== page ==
The most common audiology test we perform is called a comprehensive audiogram. In a soundproof test booth, you will put on a pair of earphones and listen and respond to a series of sounds of descending volume. At times you will be given prompts to raise your hand, push a button, or repeat what you heard through the earphones. Your results will be recorded on an audiogram and reviewed with you immediately following your test.
Many of us take hearing for granted, but humans are unique in the way we interpret noises from our environment: we are able to utilize cognitive processes (knowledge, memory, and intelligence) with the sensory input we receive. This allows us to communicate, learn, and share thoughts and ideas.
Our peripheral and central nervous system extract and interpret information from multiple, competing sounds in our listening environment, assigning meaning to what might otherwise be considered background clutter. When you suffer from hearing loss, your ability to gauge the meaning of a sound that has been separated from its physical source is compromised, leading to confusion and frustration – proof of the strong correlation between hearing and cognition.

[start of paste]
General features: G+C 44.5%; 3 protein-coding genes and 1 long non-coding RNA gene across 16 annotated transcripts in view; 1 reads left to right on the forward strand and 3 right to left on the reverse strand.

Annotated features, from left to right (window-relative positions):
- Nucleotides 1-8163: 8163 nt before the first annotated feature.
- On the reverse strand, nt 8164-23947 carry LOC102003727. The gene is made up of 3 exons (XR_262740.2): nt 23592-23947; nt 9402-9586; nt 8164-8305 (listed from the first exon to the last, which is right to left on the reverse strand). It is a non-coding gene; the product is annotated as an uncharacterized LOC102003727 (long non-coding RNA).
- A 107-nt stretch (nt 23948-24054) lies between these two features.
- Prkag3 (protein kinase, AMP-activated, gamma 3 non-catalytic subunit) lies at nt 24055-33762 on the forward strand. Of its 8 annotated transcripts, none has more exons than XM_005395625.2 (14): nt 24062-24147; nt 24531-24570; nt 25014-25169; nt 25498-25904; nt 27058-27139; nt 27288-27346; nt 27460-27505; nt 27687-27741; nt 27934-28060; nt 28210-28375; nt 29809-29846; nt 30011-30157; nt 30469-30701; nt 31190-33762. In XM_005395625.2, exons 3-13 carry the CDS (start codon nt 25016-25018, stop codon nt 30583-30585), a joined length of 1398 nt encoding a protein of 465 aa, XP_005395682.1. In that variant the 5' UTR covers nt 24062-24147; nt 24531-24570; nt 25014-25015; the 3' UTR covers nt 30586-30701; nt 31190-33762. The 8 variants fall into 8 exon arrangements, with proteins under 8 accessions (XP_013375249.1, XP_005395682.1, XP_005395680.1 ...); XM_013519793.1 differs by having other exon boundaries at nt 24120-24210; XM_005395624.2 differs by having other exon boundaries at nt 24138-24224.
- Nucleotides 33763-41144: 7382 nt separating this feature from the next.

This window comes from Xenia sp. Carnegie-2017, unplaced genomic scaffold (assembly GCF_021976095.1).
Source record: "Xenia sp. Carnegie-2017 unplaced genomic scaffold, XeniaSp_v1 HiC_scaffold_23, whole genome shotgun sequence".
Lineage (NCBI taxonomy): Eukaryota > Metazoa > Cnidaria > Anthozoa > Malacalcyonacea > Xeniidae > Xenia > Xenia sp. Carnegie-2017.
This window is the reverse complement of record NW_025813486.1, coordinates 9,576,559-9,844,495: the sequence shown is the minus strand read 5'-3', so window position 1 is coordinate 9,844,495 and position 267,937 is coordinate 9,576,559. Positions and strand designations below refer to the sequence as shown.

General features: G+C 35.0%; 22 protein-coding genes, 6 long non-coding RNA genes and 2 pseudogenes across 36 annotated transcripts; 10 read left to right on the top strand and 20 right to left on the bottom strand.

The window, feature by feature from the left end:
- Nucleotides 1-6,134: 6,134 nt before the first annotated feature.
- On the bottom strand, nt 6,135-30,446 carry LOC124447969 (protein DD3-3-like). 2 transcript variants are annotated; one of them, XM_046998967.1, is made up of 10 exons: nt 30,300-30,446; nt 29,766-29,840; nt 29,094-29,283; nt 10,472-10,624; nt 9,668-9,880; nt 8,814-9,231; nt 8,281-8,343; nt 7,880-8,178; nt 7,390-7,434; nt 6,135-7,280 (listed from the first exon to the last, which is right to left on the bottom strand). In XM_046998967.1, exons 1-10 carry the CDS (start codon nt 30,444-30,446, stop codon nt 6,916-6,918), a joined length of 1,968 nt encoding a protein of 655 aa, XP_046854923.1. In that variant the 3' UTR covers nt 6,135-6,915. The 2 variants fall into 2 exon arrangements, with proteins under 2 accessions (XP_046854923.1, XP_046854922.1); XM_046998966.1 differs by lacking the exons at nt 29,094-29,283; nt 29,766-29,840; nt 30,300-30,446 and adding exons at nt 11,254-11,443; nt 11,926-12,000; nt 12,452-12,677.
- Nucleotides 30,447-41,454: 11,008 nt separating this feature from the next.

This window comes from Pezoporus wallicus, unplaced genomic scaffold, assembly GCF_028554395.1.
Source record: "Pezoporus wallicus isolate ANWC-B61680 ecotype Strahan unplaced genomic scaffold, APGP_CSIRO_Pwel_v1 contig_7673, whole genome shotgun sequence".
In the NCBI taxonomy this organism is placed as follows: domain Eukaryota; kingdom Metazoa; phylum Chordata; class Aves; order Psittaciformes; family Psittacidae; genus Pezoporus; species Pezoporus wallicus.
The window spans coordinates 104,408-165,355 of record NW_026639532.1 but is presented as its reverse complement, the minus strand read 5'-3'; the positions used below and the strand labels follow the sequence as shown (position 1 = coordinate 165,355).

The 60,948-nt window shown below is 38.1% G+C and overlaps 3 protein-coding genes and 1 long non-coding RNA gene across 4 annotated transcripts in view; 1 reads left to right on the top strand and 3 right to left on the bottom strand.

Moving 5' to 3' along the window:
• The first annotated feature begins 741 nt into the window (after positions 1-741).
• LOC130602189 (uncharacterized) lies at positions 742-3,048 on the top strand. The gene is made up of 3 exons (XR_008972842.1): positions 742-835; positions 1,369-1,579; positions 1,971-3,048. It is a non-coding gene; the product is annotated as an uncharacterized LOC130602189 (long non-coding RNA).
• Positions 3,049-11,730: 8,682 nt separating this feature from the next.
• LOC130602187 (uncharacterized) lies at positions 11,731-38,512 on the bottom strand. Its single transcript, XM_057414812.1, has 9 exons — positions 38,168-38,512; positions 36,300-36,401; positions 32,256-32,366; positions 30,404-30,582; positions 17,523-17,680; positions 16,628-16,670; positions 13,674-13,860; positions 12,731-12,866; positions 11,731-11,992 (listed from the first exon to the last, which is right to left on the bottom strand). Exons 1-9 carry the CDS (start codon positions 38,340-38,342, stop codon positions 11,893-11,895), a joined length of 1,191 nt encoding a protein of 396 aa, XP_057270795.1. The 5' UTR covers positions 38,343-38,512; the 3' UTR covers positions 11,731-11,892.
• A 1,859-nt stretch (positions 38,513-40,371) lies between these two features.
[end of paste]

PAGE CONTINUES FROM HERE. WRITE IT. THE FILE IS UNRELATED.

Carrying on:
The effects of hearing loss on your health and quality of life can be significant and far-reaching. It can impair the exchange of information, thus significantly impacting everyday life, causing loneliness, isolation, dependence, and frustration.
There is also a link between hearing and balance with multiple studies confirming that untreated hearing loss is linked with imbalance and falls. A 2012 study by Johns Hopkins University determined that even a mild hearing loss triples the risk of falls among the elderly. However, results also suggested that treating hearing loss with hearing devices can help reduce this risk of falling.1
Many people believe that only the elderly experience hearing loss. In truth, hearing loss affects all age groups. According to the Better Hearing Institute, loud noise exposure is the number one cause of hearing loss while only 35% of people with hearing loss are older than age 64.
There Is Hope For Your Hearing
Whether you have a new hearing loss or are ready to get some clarity about a long-standing condition, we are here to help. The diagnosis and treatment of your hearing loss, whether medically or with the use of hearing devices, can help lead you back to the life you want to live. Schedule your hearing evaluation with us by calling 903-291-6300.